“If, then, social energy is not to be distinguished from physical energy in general, the law of transformation of energy is obviously applicable.”

Sims, at this point (pg. 5), would seem to be siding with energy based materialism philosophy.

In 1900, Sims studied history, with interest in theology, at Tri-State College, Indiana, where he took a sociology course which used C. Henderson’s and D.D. Richmond’s 1898 Social Elements (Ѻ) as the class text, where at in 1901 he completed an A.B. He then entered the seminary school at Transylvania University, where he absorbed medieval orthodoxy, and over the next fifteen years served as minister and preaching at churches at a number of places from Kentucky to Southern Ohio. Sometime thereafter he became a sociologist. [2] He completed a second A.B. at the University of Kentucky (1905), an an M.A. (1910) and a Ph.D. degree (1912) in Sociology at Columbia University and also studied at Union Theological Seminary (1908-1913). He became professor and head of the Sociology and Political Science Department of the University of Florida,1915-1920, and at Massachusetts Agricultural College, 1920-1924. He taught summer sessions at Simmons College School of Social Work (1923), at Amherst College (1922), and at Smith College (1923). By the time he came to Oberlin in 1924, Sims was already recognized as a pioneer in American Sociology, highly regarded for his substantial work in rural sociology and social change. He was a professor in the Oberlin College Sociology Department from 1924 to 1944 (emeritus, 1944-1965). [3]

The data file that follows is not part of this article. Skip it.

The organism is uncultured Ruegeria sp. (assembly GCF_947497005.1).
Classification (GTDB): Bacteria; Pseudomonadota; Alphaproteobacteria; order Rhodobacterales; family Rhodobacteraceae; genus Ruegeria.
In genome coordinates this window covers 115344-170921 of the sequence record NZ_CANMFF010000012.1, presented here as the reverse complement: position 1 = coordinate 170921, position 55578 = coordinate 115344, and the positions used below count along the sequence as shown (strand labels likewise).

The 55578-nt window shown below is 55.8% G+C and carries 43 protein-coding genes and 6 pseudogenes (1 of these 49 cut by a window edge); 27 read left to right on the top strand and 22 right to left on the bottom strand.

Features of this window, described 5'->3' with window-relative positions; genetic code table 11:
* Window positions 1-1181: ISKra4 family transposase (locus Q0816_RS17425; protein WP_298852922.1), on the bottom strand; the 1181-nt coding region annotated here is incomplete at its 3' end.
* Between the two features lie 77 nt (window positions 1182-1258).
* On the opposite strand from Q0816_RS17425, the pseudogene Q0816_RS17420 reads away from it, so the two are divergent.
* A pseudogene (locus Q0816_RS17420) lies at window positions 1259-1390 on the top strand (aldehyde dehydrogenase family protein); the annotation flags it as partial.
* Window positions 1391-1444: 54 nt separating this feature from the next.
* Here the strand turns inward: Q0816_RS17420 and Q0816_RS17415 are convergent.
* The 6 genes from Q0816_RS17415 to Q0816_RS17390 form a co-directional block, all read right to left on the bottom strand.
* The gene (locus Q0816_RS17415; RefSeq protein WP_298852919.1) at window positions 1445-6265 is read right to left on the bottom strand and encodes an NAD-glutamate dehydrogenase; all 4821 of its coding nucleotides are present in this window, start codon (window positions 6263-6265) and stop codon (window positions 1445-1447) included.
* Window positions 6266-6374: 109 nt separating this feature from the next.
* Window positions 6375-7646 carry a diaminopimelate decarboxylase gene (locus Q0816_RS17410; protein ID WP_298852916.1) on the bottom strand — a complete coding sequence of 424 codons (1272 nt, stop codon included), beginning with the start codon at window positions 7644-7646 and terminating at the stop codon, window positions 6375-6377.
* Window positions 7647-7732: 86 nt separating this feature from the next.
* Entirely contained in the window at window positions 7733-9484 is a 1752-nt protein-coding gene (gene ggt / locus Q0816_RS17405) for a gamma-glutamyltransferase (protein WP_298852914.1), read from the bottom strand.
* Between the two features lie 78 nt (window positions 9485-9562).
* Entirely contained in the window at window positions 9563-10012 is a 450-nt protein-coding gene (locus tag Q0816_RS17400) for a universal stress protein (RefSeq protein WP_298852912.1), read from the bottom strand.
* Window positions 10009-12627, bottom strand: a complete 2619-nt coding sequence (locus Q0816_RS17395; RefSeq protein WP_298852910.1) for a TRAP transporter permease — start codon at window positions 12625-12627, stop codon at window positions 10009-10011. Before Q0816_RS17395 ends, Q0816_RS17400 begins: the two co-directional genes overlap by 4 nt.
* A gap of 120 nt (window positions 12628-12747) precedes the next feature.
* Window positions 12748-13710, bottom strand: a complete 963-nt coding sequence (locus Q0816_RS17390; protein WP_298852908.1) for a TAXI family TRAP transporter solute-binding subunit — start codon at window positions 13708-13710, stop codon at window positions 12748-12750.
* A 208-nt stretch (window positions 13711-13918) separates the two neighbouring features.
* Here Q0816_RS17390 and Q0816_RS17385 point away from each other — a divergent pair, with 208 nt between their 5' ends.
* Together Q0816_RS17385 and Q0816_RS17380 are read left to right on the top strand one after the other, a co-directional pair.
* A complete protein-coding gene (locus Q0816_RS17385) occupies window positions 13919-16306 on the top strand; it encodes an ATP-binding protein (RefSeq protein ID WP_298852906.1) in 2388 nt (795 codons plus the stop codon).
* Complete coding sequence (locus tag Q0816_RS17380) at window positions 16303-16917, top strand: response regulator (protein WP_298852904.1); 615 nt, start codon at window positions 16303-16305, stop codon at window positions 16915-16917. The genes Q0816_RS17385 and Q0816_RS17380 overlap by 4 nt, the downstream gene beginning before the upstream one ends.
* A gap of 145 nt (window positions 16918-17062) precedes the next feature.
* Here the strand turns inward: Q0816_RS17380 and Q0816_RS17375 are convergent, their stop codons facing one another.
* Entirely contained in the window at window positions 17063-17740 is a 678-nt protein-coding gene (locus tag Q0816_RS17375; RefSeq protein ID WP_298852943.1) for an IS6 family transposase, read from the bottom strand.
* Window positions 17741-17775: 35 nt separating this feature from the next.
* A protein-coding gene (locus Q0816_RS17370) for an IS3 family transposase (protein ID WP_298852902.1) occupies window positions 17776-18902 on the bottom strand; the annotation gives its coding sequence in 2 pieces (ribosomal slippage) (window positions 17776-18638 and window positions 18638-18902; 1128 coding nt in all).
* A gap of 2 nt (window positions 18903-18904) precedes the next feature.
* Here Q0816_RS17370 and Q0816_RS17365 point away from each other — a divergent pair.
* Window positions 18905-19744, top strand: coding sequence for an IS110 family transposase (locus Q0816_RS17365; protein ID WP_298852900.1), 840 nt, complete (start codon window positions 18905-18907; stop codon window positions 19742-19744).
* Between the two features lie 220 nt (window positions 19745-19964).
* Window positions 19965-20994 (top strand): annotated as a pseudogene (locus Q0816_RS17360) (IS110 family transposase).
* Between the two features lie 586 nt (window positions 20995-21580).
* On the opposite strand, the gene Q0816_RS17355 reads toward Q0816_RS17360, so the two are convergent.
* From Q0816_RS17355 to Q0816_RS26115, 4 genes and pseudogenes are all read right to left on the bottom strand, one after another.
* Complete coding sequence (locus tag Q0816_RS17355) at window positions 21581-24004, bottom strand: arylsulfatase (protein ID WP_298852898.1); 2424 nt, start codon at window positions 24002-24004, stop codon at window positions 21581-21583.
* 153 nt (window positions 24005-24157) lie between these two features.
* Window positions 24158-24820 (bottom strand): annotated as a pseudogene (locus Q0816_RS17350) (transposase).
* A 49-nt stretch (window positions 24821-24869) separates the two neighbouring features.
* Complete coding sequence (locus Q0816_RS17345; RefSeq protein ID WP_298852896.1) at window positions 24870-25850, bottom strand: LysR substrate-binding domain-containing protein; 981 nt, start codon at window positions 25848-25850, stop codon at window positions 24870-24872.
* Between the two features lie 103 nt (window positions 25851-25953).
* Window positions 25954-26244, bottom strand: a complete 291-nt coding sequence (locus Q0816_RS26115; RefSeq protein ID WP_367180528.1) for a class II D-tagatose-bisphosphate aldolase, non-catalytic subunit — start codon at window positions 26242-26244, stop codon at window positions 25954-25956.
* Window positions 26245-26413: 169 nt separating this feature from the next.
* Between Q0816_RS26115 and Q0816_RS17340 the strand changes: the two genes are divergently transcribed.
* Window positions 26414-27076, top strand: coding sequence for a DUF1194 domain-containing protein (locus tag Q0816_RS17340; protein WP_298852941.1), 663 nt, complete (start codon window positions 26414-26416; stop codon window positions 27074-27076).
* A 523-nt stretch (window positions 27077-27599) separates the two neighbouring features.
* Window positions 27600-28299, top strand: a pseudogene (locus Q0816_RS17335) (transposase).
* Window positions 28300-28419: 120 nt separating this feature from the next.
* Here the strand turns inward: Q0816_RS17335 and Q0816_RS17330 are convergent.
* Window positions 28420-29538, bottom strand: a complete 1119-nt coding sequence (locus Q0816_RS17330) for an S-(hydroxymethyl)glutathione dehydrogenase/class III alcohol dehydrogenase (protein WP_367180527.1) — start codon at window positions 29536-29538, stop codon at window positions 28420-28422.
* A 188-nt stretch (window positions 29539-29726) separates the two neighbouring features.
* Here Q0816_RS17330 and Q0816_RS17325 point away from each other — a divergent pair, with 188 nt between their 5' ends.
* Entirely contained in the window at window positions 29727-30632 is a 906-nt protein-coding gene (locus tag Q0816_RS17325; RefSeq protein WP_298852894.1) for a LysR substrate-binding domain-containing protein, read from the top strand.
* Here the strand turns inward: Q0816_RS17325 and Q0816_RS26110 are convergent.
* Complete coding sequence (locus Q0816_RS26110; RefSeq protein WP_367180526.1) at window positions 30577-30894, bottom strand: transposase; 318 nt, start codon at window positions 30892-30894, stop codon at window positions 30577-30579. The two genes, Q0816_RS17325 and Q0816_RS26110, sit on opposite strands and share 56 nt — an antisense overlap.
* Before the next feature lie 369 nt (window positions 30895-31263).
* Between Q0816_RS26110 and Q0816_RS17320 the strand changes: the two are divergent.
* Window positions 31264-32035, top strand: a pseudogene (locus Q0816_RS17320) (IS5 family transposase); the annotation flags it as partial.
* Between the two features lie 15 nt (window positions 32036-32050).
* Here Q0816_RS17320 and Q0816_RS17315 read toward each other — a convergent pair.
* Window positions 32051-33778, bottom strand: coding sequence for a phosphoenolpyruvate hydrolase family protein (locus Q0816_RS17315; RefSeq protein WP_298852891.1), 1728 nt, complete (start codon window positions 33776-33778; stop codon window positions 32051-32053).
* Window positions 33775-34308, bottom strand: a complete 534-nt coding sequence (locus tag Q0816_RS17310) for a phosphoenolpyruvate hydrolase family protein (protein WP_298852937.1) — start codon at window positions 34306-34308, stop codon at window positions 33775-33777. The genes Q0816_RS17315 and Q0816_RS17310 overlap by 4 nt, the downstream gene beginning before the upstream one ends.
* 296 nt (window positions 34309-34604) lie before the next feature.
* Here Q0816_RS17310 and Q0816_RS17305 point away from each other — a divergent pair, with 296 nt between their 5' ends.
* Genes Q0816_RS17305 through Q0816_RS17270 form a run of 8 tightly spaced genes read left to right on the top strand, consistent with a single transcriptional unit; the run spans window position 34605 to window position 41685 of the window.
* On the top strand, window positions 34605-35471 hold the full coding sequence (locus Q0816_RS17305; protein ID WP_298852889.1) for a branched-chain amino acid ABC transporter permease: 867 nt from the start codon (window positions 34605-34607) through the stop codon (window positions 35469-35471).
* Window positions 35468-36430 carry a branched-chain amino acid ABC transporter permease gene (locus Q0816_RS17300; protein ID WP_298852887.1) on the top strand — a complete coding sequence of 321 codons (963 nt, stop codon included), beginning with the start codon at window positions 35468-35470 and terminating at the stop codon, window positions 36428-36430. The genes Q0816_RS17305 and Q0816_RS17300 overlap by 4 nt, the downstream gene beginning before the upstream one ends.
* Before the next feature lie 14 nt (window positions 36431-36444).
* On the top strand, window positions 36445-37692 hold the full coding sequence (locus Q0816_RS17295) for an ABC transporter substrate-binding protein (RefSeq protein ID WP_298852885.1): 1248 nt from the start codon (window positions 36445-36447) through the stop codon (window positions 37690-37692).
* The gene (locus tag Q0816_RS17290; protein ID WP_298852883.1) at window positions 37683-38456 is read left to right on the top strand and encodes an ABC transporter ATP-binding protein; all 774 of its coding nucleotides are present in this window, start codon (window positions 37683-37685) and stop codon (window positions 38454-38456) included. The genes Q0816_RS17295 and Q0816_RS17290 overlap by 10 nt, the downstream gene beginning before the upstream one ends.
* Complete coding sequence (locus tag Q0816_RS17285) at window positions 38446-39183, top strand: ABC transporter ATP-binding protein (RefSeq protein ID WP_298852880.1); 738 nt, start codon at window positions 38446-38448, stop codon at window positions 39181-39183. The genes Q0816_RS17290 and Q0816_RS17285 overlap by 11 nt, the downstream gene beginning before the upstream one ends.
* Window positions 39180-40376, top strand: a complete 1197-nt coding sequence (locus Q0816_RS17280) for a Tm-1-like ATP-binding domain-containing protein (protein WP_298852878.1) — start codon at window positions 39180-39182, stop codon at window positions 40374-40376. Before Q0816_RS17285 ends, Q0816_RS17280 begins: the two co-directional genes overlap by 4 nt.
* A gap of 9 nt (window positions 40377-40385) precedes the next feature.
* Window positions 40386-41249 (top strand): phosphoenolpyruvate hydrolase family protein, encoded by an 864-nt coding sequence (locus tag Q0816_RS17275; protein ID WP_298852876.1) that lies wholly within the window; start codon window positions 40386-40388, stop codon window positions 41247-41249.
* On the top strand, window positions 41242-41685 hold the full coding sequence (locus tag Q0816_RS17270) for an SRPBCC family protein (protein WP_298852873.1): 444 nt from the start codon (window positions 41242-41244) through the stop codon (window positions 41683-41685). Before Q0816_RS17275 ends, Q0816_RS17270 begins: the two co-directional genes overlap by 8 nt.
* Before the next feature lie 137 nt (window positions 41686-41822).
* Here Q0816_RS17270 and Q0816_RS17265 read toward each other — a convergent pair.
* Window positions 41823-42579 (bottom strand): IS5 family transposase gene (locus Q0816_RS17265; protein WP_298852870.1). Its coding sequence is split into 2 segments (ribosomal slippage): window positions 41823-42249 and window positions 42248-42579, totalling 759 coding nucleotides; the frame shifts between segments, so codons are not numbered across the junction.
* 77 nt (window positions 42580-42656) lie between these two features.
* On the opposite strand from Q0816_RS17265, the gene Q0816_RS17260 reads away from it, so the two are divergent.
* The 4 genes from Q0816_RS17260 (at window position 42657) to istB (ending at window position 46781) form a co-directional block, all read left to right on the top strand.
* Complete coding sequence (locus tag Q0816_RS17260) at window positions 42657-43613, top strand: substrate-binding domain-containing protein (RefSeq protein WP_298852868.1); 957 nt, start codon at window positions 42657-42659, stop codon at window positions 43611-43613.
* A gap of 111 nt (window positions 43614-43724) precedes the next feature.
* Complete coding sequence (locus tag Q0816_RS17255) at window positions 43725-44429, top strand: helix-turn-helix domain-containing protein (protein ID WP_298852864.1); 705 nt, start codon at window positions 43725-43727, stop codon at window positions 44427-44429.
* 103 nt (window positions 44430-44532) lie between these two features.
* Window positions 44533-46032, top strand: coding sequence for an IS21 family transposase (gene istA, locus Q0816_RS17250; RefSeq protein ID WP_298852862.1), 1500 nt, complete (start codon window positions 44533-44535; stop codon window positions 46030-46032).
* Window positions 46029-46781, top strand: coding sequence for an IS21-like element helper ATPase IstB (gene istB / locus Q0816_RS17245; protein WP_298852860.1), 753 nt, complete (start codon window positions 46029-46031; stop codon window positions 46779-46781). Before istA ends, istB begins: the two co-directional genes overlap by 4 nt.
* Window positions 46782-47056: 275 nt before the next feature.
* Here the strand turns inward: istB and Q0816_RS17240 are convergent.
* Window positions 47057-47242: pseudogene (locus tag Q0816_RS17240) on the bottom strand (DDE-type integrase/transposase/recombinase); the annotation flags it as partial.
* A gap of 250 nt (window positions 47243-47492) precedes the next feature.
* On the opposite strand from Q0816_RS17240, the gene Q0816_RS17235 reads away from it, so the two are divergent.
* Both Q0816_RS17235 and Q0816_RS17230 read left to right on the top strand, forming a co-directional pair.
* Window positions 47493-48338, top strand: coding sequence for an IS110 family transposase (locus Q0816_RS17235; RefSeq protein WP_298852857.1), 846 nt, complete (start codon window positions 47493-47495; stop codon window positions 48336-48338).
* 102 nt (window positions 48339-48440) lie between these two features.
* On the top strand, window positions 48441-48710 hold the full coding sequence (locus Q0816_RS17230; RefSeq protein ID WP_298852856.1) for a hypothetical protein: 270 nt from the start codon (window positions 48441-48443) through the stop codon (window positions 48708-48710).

Quotes | Employed
The following are quotes employed by Sims: